Israeli foreign minister to be indicted on breach-of-trust charge

Israeli Prime Minister Benjamin Netanyahu, right, and Israeli Foreign Minister Avigdor Lieberman at a gathering in Jerusalem on Oct. 25.
(Abir Sultan / European Pressphoto Agency)
<i>This post has been corrected. See the note below for details.</i>

JERUSALEM -- Israel’s attorney general said Thursday he would indict Foreign Minister Avigdor Lieberman on charges of fraud and breach of trust but would drop a more serious money-laundering case that had loomed over the right-wing lawmaker’s political career for years.

It remained unclear whether Lieberman, who is seeking reelection Jan. 22 as head of the nationalist Yisrael Beiteinu Party, would be forced to resign. Lieberman previously vowed to resign if indicted. He was expected to make a statement later Thursday.


Lieberman supporters said resignation was not appropriate because the most serious charges -- money-laundering and obstruction of justice -- had been dropped.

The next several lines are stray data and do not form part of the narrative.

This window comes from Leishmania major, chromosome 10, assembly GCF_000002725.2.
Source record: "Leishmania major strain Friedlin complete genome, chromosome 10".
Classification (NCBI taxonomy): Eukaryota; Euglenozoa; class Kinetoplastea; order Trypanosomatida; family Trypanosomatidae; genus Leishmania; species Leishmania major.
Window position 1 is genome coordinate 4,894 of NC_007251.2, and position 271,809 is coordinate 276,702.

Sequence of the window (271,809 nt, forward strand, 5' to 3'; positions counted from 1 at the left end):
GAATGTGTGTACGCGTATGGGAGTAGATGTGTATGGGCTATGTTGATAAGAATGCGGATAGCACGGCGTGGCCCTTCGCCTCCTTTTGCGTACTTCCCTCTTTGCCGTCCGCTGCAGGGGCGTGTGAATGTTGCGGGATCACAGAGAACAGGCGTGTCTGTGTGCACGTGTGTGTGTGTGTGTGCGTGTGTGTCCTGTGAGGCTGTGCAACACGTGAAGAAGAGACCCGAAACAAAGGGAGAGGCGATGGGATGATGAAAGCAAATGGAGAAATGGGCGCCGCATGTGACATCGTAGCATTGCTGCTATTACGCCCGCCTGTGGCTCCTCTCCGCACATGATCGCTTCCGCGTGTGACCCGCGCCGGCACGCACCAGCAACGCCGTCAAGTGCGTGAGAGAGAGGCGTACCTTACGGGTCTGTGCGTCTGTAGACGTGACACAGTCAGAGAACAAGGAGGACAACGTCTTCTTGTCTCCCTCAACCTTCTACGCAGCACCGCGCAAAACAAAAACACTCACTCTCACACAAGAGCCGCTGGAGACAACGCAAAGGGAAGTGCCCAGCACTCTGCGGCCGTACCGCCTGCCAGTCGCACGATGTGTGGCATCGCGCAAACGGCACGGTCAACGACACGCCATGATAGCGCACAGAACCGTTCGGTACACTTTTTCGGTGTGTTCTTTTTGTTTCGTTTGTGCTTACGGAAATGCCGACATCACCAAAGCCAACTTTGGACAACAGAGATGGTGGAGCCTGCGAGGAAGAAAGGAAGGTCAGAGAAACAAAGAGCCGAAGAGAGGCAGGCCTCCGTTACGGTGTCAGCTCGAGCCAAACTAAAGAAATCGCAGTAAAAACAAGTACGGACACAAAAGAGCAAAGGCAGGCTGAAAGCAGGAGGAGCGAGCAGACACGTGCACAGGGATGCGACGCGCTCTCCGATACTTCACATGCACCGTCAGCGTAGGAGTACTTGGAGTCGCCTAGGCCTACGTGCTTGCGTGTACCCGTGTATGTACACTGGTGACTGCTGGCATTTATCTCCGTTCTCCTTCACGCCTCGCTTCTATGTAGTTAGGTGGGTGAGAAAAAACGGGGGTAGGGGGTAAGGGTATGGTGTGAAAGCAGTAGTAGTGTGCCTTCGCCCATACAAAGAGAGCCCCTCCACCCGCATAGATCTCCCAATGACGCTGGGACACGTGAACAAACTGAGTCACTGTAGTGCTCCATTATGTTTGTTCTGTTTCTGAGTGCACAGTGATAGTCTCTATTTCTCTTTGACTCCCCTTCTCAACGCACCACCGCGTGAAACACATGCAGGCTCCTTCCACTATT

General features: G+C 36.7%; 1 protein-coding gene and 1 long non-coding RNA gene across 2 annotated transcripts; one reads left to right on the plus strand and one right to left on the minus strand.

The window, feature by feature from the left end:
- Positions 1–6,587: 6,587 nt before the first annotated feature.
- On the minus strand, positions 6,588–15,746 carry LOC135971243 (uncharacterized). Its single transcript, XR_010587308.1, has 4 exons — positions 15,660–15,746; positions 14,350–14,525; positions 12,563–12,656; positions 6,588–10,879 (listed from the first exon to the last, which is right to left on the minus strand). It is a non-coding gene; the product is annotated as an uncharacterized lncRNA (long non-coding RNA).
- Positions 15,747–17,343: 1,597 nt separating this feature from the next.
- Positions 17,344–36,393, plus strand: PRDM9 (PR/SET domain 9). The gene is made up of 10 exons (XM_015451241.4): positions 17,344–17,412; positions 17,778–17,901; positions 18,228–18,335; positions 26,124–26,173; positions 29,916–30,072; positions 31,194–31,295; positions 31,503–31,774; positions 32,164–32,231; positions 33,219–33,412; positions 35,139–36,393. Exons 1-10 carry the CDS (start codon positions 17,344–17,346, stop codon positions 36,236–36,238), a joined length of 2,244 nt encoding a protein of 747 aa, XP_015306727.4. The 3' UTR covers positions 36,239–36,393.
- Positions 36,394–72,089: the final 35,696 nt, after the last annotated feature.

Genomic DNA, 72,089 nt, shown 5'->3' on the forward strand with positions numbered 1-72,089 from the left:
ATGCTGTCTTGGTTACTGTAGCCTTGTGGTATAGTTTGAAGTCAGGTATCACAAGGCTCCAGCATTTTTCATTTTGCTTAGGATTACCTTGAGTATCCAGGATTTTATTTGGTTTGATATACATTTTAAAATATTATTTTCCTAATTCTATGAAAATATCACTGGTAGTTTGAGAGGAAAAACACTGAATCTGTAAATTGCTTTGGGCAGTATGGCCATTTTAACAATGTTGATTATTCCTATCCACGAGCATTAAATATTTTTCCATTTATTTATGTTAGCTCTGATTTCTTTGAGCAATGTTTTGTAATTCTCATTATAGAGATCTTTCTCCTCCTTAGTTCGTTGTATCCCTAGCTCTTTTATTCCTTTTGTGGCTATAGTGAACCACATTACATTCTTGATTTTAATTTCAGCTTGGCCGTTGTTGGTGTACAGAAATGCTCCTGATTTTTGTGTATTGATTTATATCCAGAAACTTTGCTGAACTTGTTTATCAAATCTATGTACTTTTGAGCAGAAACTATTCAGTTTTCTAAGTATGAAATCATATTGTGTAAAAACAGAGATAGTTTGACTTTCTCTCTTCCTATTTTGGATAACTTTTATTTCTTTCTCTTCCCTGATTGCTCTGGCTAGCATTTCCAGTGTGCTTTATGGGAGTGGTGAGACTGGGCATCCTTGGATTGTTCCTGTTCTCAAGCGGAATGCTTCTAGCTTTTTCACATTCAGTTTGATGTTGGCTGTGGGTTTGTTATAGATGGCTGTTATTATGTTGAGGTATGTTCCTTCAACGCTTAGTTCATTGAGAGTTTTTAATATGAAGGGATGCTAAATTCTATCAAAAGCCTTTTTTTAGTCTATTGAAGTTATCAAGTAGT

Atty. Gen. Yehuda Weinstein said he would indict Lieberman on charges stemming from allegations that he promoted a former Israeli ambassador to Belarus, Zeev Ben Aryeh, after the diplomat gave Lieberman confidential information regarding the government probe against Lieberman.

The attorney general’s office said it did not have sufficient evidence to prosecute Lieberman on allegations that he secretly received more than $1 million from businessmen who funneled money through foreign companies he controlled.

But in his decision Thursday, Weinstein criticized Lieberman’s behavior, saying evidence suggested that Lieberman relied upon “complex deception” and actively hid his activities.

The foreign minister has consistently denied any wrongdoing, calling the government probe a witch hunt by his political enemies.

Lieberman is one of Israel’s most divisive politicians, with aspirations to one day become prime minister. But his brash style and provocative statements have led critics to label him as anti-Arab and anti-democratic. Around the world, some foreign diplomats shun Lieberman, preferring to deal with other Israeli representatives.

This week he compared recent European criticism of Israeli settlement construction in the West Bank to Europe’s failure to protect Jews during the Holocaust.

For the record, 8:38 a.m. Dec. 14: An earlier version of this post included a photograph of an Israeli official incorrectly identified as Foreign Minister Avigdor Lieberman. The photo was of Israel’s permanent representative to the United Nations, Ron Prosor.


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